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Knowledge of earnings risk and major choice: Evidence from an information experiment
ARTICLE

, Department of Political Science, United States ; , Education and Employment Research Center in the School of Management and Labor Relations, United States

Economics of Education Review Volume 57, Number 1, ISSN 0272-7757 Publisher: Elsevier Ltd

Abstract

Policymakers increasingly seek to inform students about the expected economic returns to different college majors. Less attention has been given to the earnings risk of major choice. In this paper, we use an experiment to study the impact of an information intervention by providing individuals with data that show the earnings risk of a major choice. Our intervention allows us to compare earnings risk and major preferences among a group who is informed about earnings risk compared to a group not given information about risk. Our results show that individuals who see information about earnings risk form different earnings risk estimates and preferences over majors than individuals who see median earnings only. These differences show the negative consequences of making academic major decisions when holding incorrect estimates of earnings risk, and suggest the value of including earnings risk in tools such as college scorecards to inform students.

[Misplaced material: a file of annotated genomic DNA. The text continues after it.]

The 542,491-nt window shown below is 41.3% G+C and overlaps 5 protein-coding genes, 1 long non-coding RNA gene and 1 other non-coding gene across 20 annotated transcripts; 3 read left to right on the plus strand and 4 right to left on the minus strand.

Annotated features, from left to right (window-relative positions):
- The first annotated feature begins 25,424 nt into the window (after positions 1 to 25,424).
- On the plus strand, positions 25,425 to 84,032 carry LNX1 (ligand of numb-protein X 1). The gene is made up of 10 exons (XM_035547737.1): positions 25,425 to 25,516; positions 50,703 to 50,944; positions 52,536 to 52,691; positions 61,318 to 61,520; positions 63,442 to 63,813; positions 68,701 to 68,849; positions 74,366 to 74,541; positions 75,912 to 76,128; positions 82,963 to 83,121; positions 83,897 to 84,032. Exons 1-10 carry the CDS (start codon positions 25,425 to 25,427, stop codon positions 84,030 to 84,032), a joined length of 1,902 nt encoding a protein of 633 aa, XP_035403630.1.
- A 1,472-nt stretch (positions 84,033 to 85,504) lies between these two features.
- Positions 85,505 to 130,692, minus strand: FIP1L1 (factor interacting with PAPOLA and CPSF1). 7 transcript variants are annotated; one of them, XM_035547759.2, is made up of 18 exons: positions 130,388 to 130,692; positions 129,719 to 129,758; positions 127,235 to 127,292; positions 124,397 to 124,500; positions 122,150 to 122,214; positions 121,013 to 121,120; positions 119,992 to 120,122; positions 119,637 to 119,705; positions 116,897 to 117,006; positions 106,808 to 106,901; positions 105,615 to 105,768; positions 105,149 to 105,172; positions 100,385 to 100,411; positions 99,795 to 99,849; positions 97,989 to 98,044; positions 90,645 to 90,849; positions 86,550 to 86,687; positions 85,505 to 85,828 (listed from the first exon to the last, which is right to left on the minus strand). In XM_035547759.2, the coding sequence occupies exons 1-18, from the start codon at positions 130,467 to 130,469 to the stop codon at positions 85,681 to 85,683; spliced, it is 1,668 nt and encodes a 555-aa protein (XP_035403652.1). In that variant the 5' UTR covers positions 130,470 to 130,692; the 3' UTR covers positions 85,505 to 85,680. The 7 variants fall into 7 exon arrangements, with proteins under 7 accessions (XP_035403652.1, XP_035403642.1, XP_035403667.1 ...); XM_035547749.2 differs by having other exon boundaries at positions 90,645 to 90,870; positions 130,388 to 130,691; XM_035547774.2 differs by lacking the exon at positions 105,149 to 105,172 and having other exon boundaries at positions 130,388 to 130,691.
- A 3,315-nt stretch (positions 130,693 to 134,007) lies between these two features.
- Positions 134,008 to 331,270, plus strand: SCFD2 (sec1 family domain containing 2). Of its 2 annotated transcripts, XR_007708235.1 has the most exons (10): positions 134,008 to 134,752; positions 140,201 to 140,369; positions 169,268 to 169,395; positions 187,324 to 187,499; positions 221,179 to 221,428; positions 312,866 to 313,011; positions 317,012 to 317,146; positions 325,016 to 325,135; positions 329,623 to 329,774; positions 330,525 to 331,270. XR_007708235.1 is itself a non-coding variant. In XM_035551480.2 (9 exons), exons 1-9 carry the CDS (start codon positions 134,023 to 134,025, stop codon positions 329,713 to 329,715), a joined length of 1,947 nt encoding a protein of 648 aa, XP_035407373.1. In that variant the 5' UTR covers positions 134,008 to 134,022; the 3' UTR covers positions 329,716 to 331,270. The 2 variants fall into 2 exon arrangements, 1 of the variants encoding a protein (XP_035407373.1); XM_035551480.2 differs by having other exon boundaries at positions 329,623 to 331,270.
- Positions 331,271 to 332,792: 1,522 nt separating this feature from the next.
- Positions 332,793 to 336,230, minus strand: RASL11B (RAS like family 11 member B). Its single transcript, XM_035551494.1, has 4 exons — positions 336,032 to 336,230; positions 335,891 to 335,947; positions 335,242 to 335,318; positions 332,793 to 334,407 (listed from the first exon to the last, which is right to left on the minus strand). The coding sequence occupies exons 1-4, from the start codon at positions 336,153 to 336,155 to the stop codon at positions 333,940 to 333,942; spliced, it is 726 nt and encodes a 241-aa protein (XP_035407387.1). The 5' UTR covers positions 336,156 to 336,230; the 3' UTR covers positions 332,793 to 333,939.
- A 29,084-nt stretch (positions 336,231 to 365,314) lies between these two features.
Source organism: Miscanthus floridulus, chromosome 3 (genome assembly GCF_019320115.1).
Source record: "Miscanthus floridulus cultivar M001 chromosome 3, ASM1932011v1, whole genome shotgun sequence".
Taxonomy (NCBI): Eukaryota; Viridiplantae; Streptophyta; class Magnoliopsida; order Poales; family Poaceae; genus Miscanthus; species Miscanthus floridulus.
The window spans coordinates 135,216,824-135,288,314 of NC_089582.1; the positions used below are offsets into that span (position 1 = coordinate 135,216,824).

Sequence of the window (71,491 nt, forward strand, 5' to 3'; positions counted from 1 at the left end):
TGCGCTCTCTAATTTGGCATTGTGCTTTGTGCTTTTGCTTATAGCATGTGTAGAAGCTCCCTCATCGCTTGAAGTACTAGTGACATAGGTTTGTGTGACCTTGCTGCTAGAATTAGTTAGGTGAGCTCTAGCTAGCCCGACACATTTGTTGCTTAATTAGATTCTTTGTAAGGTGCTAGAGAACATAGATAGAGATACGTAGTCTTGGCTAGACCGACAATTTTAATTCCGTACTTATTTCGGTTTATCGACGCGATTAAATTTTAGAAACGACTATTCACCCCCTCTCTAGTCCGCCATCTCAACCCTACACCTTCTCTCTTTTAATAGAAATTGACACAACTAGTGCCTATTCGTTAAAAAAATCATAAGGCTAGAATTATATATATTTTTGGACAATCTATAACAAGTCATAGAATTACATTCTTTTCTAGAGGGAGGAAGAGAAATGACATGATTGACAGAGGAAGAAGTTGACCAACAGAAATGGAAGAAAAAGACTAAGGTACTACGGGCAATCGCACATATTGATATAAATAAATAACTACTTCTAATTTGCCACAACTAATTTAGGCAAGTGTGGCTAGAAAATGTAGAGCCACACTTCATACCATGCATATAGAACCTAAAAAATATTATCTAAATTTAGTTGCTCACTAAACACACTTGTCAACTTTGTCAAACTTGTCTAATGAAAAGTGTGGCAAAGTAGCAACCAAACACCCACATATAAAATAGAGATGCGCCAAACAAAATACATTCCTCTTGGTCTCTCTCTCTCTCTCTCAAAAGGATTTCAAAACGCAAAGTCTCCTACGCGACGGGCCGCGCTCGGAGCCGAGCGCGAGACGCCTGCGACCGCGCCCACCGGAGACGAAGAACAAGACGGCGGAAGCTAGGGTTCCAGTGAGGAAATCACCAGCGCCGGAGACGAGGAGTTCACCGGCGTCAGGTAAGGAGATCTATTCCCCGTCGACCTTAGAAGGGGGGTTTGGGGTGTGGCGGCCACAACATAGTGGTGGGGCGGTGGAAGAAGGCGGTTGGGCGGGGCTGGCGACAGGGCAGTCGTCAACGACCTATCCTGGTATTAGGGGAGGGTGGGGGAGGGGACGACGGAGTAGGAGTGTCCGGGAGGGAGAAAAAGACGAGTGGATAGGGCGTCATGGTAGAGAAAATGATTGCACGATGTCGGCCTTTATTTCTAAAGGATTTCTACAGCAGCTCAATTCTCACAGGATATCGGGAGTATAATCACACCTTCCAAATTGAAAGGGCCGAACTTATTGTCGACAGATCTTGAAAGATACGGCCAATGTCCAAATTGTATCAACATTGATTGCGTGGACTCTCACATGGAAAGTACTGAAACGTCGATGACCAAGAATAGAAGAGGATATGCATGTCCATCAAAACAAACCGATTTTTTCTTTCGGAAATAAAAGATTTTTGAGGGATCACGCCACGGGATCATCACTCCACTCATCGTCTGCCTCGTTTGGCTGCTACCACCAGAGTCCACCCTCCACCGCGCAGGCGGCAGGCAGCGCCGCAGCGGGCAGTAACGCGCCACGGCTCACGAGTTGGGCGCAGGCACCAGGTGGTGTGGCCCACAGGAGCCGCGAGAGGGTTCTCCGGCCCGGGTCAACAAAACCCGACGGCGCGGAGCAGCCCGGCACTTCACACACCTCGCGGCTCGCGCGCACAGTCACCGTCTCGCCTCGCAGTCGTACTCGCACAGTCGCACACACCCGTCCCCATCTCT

Citation

Ruder, A.I. & Van Noy, M. (2017). Knowledge of earnings risk and major choice: Evidence from an information experiment. Economics of Education Review, 57(1), 80-90. Elsevier Ltd. Retrieved December 4, 2020 from .

This record was imported from Economics of Education Review on March 1, 2019. Economics of Education Review is a publication of Elsevier.

Full text is availabe on Science Direct: http://dx.doi.org/10.1016/j.econedurev.2017.02.001

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